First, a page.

Magnetic flux, Φ, is a scalar, measured in webers (or volt-seconds), and is a total amount measured across a surface (ie, you don't have flux at a point).
Magnetic flux density, B, is a vector, measured in webers per square metre (or teslas), and exists at each point.
The flux across a surface S is the integral of the magnetic flux density over that surface:
Φ = ∫∫SB.dS
(and is zero for a closed surface)
Magnetic flux density is what physicists more commonly call the magnetic field.
It is a density per area, rather than the usual density per volume.
(and they can't be used interchangeably)
Similarly, electric flux is a scalar, measured in volt-metres, and electric flux density (also a density per area), E, is a vector, measured in volts per metre (and is more commonly called the electric field).
that really cleared things up...thank you.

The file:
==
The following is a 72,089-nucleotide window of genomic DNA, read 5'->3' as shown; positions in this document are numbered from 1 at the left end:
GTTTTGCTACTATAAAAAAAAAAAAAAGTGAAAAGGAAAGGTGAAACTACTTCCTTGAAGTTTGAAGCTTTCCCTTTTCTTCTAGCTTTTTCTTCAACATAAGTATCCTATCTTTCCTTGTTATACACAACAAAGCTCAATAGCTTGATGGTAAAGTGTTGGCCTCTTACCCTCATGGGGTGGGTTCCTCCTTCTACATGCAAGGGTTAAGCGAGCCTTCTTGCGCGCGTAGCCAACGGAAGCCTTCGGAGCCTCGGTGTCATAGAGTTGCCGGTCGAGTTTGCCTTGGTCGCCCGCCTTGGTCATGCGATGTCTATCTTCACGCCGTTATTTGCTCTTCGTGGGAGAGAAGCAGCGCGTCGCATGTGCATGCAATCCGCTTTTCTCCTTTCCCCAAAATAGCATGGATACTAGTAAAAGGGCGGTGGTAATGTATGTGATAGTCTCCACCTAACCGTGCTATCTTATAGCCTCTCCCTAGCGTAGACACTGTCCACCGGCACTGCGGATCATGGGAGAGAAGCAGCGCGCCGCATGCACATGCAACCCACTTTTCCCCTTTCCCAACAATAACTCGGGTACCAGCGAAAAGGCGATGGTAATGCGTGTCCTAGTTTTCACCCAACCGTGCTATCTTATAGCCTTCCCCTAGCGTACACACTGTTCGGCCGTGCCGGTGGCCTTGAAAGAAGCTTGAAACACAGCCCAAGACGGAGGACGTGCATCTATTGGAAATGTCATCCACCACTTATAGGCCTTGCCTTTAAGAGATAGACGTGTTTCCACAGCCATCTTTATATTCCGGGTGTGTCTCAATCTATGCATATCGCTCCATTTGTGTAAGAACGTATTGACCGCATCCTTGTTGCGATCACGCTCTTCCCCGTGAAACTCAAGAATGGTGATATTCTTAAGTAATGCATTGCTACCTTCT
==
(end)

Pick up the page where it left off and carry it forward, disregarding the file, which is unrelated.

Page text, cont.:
There is also H, magnetization, measured in amp-turns per meter (in MKS units).
Some sources say that magnetic flux density is not related to current but to VOLTAGE. I dont understand why. I always thought that the magnetic field in a wire is caused by the movement of charged elements (e.g electrons) in a wire. Can you explain this?
In some litterature this formula is used:
Bmax = Vmax/ (2*pi*f * A * n)
Where Bmax is the max magnetic flux density, Vmax is the max voltage over a coil with n turns wound on a toroid core with area A. 2*pi*f is the rate of voltage change per time unit.
It looks like the magnetic flux density is reduced :
If we increase the number of turns. Why?
If we increase the area. Why?
If we increase the rate of change of voltage applied. Why?
It looks like the magnetic flux density is increased:
If the max VOLTAGE is increased. Why? Isnt it the current that causes the flux density to increase?
I would appreciate a thorough and intuitive explaination!